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In conversation with prominent Bangladeshi artist Rokeya Sultana as she showcases her retrospective exhibition in the capital city.
Renowned Bangladeshi artist Rokeya Sultana’s exhibition finally sees the light of the day in India as she exhibits her 40 years of work at Lalit Kala Akademi and further the exhibition will travel to Kolkata and Dhaka this year.
The exhibition comprises of 111 artworks, 35 to 40 photographs, 3 animation videos, 1 film and 15 pieces of sculptures. Sultana’s artistic oeuvre that spans over forty years is showcased through a selection of her art that includes significant works from her best-known figural series ‘Madonna’ and ‘Relations’; her abstract interpretations of the Bangladeshi landscape and natural world in the ‘Earth Water Air’ sequence; and the print series ‘Fata Morgana’.
Sultana was born in Chittagong in 1958 at a time when the country was still considered East Pakistan. It gained independence in 1971. She was majorly influenced by the tumultuous 1971 revolution that created Bangladesh. “In 1971, I saw in my surroundings how women were tortured and created these women artworks in 1980,” shared Sultana depicting the artworks with women figures.
Sultana, 63, is best known for her subject of womanhood, sensuality and feminism. Talking about her animation artworks that showcase feminine relationships, she said, “Mother and daughter relationship is very universal subject. It’s a human connection. It has come to me through my maternal lineage. It’s passed on to me from my mother and the lineage of 400 years through her ancestors.”
Elaborating on the 3 animation videos ‘Madonna series’ with animation of female figures walking through forests, she explained, “My mother told me about her lost village that she left behind her. She told me stories that her mother told her. It’s from generation to generation that we carry our knowledge. I carry all these things within me.”
The exhibition traces the artist’s fascinating trajectory when she worked in Santiniketan as a student under the guidance of Somenath Hore, to her artistic career subsequently in Bangladesh with Safiuddin Ahmed and Mohammad Kibria as mentors, where she straddled diverse mediums and experimented with different narratives that were a unique expression of her own moods, emotions and intuitions.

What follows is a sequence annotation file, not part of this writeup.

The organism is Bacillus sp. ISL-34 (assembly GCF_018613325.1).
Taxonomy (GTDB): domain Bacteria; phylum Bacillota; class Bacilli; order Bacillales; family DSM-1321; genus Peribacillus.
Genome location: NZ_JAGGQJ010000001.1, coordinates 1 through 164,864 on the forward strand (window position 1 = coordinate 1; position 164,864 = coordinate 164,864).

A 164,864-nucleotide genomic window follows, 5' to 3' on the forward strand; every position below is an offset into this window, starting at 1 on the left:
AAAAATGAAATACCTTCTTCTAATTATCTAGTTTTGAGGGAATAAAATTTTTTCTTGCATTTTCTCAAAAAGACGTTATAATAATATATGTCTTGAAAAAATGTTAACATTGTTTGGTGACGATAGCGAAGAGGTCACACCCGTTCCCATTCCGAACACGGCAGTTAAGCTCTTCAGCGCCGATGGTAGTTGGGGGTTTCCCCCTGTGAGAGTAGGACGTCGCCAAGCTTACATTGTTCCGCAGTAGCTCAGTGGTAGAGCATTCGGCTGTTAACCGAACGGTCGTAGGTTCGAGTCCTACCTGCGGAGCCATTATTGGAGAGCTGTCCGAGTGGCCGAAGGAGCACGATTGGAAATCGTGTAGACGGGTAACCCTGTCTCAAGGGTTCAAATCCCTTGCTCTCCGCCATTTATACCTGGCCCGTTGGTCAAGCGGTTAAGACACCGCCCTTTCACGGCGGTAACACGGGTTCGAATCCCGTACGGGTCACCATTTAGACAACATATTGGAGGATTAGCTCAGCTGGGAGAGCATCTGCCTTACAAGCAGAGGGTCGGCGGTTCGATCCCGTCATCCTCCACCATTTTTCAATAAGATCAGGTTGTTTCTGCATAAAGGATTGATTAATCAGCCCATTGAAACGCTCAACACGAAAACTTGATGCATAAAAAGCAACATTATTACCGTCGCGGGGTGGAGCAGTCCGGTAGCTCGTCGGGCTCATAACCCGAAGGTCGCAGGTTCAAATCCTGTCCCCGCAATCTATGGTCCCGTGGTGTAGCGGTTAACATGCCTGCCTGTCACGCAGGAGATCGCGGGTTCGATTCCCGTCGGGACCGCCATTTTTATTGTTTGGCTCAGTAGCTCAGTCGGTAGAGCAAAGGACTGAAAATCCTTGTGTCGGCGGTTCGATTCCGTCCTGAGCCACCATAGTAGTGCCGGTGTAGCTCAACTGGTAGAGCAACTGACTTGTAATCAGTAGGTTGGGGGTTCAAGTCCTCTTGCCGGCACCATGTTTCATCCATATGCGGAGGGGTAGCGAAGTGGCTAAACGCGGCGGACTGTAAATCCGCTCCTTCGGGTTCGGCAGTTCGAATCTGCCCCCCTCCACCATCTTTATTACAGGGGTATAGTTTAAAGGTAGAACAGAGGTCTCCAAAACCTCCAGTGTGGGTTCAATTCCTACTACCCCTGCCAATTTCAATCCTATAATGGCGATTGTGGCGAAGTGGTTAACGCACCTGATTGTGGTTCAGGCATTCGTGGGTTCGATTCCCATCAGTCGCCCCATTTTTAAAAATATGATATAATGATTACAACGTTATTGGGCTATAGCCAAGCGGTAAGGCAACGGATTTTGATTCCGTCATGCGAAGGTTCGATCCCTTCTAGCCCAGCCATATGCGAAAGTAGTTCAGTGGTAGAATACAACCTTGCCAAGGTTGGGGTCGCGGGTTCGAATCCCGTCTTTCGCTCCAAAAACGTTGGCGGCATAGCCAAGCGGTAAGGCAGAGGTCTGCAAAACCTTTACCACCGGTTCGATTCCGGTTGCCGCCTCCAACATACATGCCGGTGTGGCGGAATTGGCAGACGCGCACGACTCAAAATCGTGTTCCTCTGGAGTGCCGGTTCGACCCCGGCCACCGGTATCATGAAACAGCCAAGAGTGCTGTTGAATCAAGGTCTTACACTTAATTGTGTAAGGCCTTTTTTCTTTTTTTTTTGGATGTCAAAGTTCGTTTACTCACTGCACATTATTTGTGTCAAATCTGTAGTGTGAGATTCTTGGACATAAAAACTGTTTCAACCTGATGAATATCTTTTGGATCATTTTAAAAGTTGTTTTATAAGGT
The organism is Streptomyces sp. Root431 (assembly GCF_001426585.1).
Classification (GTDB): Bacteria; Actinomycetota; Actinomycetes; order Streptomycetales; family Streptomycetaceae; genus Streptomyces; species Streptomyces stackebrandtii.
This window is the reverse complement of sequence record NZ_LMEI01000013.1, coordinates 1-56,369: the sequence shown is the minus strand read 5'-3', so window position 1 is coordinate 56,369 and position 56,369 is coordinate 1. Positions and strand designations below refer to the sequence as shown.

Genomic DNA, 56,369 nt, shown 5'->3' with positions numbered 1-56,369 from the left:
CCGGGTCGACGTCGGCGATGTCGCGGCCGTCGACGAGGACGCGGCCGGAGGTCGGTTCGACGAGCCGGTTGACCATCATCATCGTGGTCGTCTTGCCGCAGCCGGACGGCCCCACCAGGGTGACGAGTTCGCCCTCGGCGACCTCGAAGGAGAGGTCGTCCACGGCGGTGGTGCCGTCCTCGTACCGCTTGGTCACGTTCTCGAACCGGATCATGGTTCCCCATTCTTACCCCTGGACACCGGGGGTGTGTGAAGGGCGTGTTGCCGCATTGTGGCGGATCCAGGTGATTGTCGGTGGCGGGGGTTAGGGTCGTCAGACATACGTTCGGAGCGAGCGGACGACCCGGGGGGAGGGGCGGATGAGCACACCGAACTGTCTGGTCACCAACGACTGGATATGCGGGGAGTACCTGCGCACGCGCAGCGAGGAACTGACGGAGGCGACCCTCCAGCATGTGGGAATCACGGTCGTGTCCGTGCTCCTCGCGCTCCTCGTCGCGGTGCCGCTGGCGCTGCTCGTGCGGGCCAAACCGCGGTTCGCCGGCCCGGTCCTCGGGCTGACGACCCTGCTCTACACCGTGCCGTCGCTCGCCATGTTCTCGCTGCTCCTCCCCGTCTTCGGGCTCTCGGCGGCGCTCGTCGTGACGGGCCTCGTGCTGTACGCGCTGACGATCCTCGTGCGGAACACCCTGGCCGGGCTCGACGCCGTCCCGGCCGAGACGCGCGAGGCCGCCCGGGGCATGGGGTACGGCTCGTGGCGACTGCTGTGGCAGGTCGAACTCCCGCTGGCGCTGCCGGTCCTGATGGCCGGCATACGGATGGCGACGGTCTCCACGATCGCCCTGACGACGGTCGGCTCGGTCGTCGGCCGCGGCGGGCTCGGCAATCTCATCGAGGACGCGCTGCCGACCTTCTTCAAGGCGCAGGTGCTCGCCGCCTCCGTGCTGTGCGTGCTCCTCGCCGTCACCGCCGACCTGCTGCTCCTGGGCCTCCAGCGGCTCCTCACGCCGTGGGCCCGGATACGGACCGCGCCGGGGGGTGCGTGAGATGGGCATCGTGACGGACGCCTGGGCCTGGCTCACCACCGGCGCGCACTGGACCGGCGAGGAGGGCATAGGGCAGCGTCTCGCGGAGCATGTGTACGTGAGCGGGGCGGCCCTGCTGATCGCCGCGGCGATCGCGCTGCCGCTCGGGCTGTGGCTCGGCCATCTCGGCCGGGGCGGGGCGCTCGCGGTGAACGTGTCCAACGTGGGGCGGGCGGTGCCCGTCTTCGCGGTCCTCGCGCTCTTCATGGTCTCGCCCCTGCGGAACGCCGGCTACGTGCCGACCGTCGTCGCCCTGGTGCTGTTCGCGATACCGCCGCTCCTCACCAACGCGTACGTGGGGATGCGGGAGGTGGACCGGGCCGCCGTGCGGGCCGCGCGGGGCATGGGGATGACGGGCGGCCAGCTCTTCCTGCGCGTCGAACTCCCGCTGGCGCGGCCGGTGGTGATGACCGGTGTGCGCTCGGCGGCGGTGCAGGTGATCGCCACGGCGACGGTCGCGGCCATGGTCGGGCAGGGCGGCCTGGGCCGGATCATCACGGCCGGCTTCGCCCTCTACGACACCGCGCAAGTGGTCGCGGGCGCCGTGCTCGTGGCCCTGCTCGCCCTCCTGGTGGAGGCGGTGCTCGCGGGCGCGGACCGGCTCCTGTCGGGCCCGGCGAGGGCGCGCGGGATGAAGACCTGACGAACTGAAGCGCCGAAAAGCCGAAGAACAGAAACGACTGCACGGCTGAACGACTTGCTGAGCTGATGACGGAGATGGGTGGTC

The artist is known to working on different mediums. In the exhibition, her biographical works consist of her photographs, excerpts of texts from the book, book display, sculpture display and film screening. Most of the artworks – prints, paintings and drawings – are culled from the artist’s own collection. About a third of the works are from the Bengal Foundation and Abul Khair Collections.
The poetic qualities of Sultana’s artistic compositions reside in the mythical figures embedded in nature amidst harmony, equally perhaps, in their transience in life or in her depiction of the eternity of womanhood. “How people feel after seeing an artwork depends on their mental state,” she said.
It’s a historical exhibition for award-winning Bangladeshi printmaker and painter as this year Bangladesh celebrates its 50th year of liberation. Hence, this exposition becomes even more valuable to people across the border.
Sultana, then a young painter, had been witness to that turbulent time when the Liberation War was being fought; it is indeed serendipitous that her major showing should now be presented in a country that stood by her own at that critical juncture when history was rewritten
To commemorate this landmark exhibition, Bengal Foundation released their recently published monograph, which has been produced in close collaboration with the artist.
The show ‘Rokeya Sultana’ and launch of the monograph, has been organised by the ICCR in collaboration with Bengal Foundation, to mark 50 years of the friendship of the two neighbouring countries of India and Bangladesh. “I believe art has no language and boundaries. Art can spread peace, harmony and joy,” signed off Sultana.
‘Rokeya Sultana Retrospective’ exhibition continues till June 26th, 2022 at Lalit Kala Akademi, New Delhi.